Because all beings possess a degree of consciousness within
the Movement of Wholeness, they might be compared to particles of water within a wave. Each particle experiences the wave in its own way, according to its particular position, from its own perspective. Human beings experience the Movement of Wholeness as the natural succession of earthly days and nights and the yearly cycle of seasonal activity. The polarities of the latter cycle manifest in the vegetable kingdom as the fully developed plant (with stem, leaves, and flowers) and the seed. The condition of being a living organism composed of billions of cells is only the objective and existential half of this cycle. But "something" in a human being should be able to experience the entire
"Cycle of Man" — that is, the cycle of being as it applies to the archetypal potential of homo sapiens — including its predominantly subjective aspect during the postmortem state.
The period from the birth of the body to its death is not
the complete cycle of being at the human level. The whole cycle is birth to rebirth. If one is not able to envision this entire cycle, at least in its abstract form, no experience or series of experiences one has while "alive" can have full meaning. The experience of human reality, as wholeness of being, is the experience of the full meaning of the whole cycle, not only of the hemicycle of human "existence" — the existence of a particular person bound to a physical body.
Such an experience of Man, within and by an individual person, may occur in its perfection (purna
, the "perfect experience") at the moment in the cycle of Man when subjectivity and objectivity reach a state of equilibrium at the symbolic Sunset. In the cycle of the year, this corresponds to the fall equinox, when the relative lengths of day and night are equal. In the vegetable kingdom, the power of life abandons the plant and condenses itself into the seed or into the root — to the extent that repetitive cycles are possible on the basis of an enduring organism (for example, a tree). At the level of human evolution, I call this state of equilibrium Illumined Man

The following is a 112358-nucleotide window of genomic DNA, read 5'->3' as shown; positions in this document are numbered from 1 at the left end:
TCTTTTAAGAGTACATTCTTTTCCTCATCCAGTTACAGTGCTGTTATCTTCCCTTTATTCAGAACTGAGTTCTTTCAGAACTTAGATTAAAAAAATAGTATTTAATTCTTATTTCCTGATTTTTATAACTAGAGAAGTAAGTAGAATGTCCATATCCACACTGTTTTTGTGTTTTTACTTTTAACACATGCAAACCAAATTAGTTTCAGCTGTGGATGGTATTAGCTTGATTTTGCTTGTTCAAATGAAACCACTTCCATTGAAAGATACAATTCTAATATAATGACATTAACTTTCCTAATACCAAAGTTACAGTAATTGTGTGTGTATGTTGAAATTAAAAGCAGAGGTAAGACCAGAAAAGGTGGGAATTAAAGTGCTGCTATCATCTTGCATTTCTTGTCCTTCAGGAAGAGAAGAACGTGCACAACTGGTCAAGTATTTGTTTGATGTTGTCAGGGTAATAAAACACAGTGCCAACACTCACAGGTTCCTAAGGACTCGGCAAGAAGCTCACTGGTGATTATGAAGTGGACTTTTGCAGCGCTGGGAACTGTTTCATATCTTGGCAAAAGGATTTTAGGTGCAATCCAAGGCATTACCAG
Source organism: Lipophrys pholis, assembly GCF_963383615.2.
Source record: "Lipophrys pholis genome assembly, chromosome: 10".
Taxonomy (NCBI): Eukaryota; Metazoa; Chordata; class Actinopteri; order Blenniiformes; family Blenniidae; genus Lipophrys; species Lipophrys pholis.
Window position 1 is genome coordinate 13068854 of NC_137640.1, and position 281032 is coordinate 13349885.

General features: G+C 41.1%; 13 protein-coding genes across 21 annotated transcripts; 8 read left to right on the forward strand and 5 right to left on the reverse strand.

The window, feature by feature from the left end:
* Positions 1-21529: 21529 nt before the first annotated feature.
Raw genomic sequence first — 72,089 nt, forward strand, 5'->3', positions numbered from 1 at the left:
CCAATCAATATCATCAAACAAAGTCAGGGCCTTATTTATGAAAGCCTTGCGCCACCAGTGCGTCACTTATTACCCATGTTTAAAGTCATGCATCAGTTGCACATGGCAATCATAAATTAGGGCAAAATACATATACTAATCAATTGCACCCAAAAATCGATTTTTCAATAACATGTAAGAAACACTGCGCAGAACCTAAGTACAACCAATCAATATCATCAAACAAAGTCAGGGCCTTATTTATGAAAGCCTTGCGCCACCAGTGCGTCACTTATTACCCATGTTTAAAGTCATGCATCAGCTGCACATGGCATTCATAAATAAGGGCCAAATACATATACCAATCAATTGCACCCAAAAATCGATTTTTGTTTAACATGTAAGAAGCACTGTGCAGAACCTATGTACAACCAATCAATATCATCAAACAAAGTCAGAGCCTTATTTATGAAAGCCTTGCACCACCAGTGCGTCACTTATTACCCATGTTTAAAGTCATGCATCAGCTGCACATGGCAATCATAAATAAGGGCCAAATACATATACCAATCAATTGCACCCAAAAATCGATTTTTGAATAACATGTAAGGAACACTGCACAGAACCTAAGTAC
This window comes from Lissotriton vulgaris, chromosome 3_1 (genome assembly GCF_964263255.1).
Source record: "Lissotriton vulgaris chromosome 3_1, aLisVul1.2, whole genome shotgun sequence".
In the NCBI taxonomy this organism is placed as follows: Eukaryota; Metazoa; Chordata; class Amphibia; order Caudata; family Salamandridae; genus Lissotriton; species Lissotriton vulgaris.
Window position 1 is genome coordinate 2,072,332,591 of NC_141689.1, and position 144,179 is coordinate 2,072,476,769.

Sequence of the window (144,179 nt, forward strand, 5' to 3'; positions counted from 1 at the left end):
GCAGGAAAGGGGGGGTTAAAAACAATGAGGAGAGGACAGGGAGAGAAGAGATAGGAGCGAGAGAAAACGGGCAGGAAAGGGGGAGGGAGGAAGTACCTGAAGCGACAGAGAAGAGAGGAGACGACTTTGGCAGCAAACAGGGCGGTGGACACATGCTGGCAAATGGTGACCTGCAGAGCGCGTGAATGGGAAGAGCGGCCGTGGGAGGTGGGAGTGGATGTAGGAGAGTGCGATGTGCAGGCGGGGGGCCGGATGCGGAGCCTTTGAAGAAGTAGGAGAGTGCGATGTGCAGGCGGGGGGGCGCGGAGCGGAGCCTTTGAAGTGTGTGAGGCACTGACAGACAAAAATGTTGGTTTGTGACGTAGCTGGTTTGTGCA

. In that state Wholeness manifests as a sublime "light" that reveals the essential meaning of the whole cycle of being. It is the state of human
perfection that has been symbolized as the "divine Marriage" — the perfectly equilibrated and interpenetrating union between spirit and matter in an individualized human being. But it is also only the beginning of a subjective, transhuman
process leading to the condition of increasing "oneness" that culminates at the symbolic Midnight of the cycle of Man.
Here the term "Man" refers to a formation of being occurring on the surface of planets whose material, chemical, and biological development makes its appearance and growth possible at both a collective and an individual level. In this sense, "human history" refers to the period of the cycle between Noon and Sunset. This human period follows the period of the formation of the physical universe (from protogalaxies to planets) and the differentiation of the vast number of life-species on a planet's surface, leading to the appearance of homo sapiens or Natural Man
at Noon. This human period evidently is not exclusively
human, as all forms of life continue to develop within a planet's biosphere; but strictly biological life gradually vanishes (or sees its basic function fade away) somewhat in proportion to the development of characteristically "human" states of being and consciousness.
This interplay of subjectivity and objectivity within our concrete physical universe eventually manifests on earth (and presumably on any planet presenting the necessary telluric conditions) as the individual person. The root-symbol of self-conscious personhood is the statement "I am," in which the "I" stands for the subjective centralizing principle and "am" refers to the state of objective existence as a living organism. In the Bible, when the "Lord God" (YHVH) declares to Moses that His name is "I AM," he presents himself as the archetype of individualized personhood. In Sanskrit, the "I" is implied in the divine name Ish
(see the Isha Upanishad, remarkably commented upon by Sri Aurobindo). The complete form of this name is given as Ishvara
, the Creative Being and "Lord" of the universe — the manifested aspect of Brahman. However, as we shall see in Part Three, this "I" should not be confused with the ego, which is only a mechanism of adaptation of the organism-as-a-whole to the physical, social, and psychic environment, within which a child has to develop his or her conscious mind and to operate as effectively and comfortably as possible. Return